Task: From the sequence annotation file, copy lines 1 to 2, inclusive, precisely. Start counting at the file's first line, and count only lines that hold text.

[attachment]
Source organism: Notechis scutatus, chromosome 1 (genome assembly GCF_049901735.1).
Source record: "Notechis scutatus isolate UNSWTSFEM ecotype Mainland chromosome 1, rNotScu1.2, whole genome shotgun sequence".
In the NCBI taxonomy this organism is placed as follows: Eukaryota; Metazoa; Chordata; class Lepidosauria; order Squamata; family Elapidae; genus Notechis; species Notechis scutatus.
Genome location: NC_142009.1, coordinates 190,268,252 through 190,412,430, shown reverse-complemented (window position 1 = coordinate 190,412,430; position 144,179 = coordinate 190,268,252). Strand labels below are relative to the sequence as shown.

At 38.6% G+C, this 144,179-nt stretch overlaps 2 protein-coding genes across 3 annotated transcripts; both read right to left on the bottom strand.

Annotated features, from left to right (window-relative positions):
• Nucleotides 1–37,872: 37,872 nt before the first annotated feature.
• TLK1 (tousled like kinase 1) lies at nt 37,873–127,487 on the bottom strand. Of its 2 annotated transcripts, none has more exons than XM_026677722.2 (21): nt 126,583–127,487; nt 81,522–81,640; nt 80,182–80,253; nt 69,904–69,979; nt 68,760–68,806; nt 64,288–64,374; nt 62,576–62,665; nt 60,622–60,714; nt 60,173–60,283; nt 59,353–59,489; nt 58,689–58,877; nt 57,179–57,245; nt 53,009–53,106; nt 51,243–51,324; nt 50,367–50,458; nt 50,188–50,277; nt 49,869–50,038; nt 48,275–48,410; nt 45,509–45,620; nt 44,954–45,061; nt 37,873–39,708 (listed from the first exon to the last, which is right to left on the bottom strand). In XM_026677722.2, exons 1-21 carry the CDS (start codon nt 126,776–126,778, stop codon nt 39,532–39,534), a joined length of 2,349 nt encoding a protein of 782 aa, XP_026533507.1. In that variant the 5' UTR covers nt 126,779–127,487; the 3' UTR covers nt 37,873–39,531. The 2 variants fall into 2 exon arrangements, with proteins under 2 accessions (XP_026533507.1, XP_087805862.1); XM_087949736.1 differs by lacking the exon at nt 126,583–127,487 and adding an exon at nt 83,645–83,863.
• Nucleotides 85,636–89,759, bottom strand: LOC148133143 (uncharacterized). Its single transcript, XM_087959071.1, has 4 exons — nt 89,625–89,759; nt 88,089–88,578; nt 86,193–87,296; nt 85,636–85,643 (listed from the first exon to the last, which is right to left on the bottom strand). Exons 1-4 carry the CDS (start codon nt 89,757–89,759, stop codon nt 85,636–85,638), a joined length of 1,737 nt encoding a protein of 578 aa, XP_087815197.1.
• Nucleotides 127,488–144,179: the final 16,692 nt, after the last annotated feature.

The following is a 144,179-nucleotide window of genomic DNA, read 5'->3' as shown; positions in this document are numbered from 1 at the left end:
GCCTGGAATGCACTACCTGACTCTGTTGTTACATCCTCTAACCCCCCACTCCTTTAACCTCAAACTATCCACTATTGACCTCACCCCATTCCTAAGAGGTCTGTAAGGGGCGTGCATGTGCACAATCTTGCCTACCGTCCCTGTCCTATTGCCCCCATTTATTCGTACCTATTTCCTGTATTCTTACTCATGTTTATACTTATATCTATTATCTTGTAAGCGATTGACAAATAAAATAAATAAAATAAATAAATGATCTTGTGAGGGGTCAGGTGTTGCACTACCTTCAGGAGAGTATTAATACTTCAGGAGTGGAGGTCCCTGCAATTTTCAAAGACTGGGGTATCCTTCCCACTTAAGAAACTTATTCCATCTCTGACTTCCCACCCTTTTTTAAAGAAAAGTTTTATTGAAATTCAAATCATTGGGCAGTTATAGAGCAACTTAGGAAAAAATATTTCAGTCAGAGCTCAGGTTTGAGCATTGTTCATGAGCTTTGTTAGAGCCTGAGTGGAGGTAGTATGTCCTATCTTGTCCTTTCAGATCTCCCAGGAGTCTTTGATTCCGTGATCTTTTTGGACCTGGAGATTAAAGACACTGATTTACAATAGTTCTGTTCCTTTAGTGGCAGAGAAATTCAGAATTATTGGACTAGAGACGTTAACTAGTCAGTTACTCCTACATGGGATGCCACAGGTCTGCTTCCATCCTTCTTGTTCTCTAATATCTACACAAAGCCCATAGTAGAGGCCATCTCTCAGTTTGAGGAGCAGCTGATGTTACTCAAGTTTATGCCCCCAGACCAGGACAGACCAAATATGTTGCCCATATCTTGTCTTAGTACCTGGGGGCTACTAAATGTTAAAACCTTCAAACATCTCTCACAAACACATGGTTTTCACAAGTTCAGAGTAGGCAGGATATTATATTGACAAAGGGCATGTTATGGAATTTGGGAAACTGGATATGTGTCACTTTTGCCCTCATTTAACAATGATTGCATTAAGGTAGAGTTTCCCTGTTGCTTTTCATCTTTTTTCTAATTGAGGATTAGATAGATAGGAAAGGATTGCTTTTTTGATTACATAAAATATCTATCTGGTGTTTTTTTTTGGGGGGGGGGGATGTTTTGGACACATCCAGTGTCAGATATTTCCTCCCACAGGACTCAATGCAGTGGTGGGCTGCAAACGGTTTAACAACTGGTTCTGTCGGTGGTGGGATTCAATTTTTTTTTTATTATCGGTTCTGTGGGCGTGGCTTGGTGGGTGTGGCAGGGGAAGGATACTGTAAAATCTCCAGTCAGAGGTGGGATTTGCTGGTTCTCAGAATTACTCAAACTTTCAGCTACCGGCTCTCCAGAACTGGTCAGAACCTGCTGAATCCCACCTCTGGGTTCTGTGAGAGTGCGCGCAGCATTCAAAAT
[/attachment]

Source organism: Notechis scutatus, chromosome 1 (genome assembly GCF_049901735.1).
Source record: "Notechis scutatus isolate UNSWTSFEM ecotype Mainland chromosome 1, rNotScu1.2, whole genome shotgun sequence".